This post is written by Jennifer Lentfer. Jennifer is the creator of the blog how-matters.org and Director of Communications at Thousand Currents. This week, she joins 21 other diverse speakers at Healing Solidarity, a free online conference posing critical questions about healing, inequity, exhaustion, and challenging power structures in international aid and development. Join the conversation at healingsolidarity.org and follow #HealingSolidarity.

Practice-Solidarity

People are waking up to big issues in international aid. Now what?  Image from the Association for Women’s Rights in Development (AWID) #PracticeSolidarity campaign 

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A journalist recently asked me, “Do you know anyone who would be willing to go on the record as resistant to change?”

“Good luck,” I thought. Institutional bodies are adept at portraying its leaders as on trend and non-controversial, and no self-respecting do-gooder is going to oppose more racial and gender diversity outright at this time in our history. However I constantly encounter “good people” who may or may not be aware of the white privilege and supremacy that runs through aid institutions, or who haven’t developed the personal resiliency to talk openly about the historical origins of our sector and the political and identity-driven realities that affect every aspect of our day-to-day work.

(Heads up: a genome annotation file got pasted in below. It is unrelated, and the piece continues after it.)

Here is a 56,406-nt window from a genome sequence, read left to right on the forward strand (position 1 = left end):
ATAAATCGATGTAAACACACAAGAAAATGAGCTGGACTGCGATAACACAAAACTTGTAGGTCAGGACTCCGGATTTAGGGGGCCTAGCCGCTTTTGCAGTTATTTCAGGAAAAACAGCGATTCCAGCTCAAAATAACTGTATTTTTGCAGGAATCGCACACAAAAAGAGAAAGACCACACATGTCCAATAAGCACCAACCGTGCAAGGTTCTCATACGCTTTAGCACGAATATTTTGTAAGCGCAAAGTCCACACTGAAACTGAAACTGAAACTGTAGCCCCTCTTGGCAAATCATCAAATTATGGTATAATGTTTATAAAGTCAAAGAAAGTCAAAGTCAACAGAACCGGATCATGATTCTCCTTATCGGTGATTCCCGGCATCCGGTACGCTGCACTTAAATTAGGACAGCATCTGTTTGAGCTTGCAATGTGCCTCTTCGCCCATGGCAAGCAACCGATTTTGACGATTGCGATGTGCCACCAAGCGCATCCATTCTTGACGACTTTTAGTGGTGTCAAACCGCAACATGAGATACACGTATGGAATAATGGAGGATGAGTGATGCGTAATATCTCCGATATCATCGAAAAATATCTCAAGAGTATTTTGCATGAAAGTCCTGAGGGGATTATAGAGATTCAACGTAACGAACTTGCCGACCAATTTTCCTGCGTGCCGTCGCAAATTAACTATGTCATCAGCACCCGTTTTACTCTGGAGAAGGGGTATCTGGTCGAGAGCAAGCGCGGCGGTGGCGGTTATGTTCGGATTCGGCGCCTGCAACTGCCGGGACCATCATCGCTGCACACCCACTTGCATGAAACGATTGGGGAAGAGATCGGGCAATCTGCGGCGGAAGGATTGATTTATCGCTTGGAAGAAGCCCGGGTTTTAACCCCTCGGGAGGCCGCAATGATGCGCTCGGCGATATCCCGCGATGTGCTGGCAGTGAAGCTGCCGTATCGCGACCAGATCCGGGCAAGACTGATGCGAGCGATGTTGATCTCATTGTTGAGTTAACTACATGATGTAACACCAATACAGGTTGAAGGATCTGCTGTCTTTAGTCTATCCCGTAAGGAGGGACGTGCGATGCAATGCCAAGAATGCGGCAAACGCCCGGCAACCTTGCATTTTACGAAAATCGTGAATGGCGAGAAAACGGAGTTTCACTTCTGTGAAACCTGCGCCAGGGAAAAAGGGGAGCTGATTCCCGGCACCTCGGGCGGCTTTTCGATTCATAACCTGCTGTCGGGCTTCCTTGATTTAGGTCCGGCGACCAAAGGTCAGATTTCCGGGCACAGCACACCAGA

Policies that support diversity and inclusion are in place. What we now have to shift is the practice. For people with positional power and for those with privilege, this may  Continue reading

Whose truth is it anyway?

This post is written by an anonymous Missing in the Mission blogger.

Post-truth. Fake news. Alternative facts. As I look back at my diary from early 2016, it’s striking how much my landscape has changed; pre-Brexit, pre-Trump, I could describe the world around me, I knew what I was advocating for and my words worked. There were some touchstone certainties, however painful some of them were, and a trust, and shared understanding, in the words that described them. I was writing an alternative world into being, a different vision, but I was starting from somewhere else.

‘Elite’ evidently no longer means resourced, connected, networked, privileged, advantaged. From its use in recent months, it seems ‘elite’ now means has ideas, shares ideas, thinks about things, values creativity and art. By this definition, most of the women I have worked with in humanitarian crises are elite, though the opportunities they have to act on any of their thoughts and ideas are so constrained they barely exist, and saying those thoughts out loud could easily get them killed. Events are reported as Continue reading